The financial support of individuals like you is the reason why The Project had such a big impact this year. One story, in particular, stands out in 2017. 

One Life Touching Many

Six-year-old Ca’Ron Steele waited almost his whole life for a happy ending.

Ca’Ron’s grandparents, Carl and Clarvette Steele, raised him since he was three weeks old, because his mother was unable to care for him. As Ca’Ron aged, it became necessary for his grandparents to become his legal guardians so they could take him to the doctor and sign paperwork for the school. But there were also all of those ‘other’ moments – at church, at school sporting events, at restaurants – where both they, and Ca’Ron, wanted to avoid the awkward conversation of defining their relationship to others.

Carl and Clarvette were far more than legal guardians – they were the ones who decorated Ca’Ron’s room with dinosaurs, and woke up to cuddle him when he had a fever, and read books to him every night before he fell asleep. The legal label of being a parent is just as important as the emotional label. And so the Steele Family sought out The Project, for help in formalizing their relationship through an adoption.

Through The Project, the Steeles were matched up with Laurie Briggs Young of Adams & Reese, a maritime and energy lawyer, who receiving mentoring help and support from The Project as she represented them on the adoption process in family court. 

One morning in late August of this year, Ca’Ron walked into the St. Bernard Parish Courthouse with his grandparents and volunteer lawyer, and he walked out as Carl and Clarvette’s son. [video inserts here]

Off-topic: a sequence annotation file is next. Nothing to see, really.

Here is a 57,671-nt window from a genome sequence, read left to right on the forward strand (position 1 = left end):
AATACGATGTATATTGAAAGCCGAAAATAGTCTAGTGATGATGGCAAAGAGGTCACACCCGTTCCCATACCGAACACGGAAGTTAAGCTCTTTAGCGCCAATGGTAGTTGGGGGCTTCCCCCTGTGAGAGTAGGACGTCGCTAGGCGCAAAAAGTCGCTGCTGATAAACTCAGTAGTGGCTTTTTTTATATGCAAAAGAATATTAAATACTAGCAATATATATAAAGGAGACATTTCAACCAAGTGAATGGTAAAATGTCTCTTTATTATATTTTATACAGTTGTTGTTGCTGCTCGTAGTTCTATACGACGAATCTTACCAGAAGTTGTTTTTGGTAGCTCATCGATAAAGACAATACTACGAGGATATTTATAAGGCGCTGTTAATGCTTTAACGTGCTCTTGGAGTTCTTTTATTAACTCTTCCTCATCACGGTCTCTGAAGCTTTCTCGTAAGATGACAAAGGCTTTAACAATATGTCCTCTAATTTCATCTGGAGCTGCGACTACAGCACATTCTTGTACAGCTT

People often think that when The Pro Bono Project clears up a legal problem for one individual, it only affects that one life. In fact, the resolution of a civil legal matter often impacts many people.

WATCH

Who did this adoption touch?

As you can see from the video, an adoption is a life-changing event for a child and his adoptive parents. But, besides the obvious, Ca’Ron's adoption touched the teachers, doctors and other institutional workers that Ca’Ron comes into contact with daily, allowing them to now interface with his parents, who can get him what he needs to become a productive student and responsible adult.

The entire Steele family also now has the relief of knowing that Ca’Ron will never become a part of the foster care system and that he will grow up surrounded by people who love and care for him.

Laurie Briggs Young, the Steele’s pro bono attorney, experienced firsthand how her legal skills changed several lives for the better.

Both the state and the city benefit by keeping a child from becoming part of an already overburdened foster care system.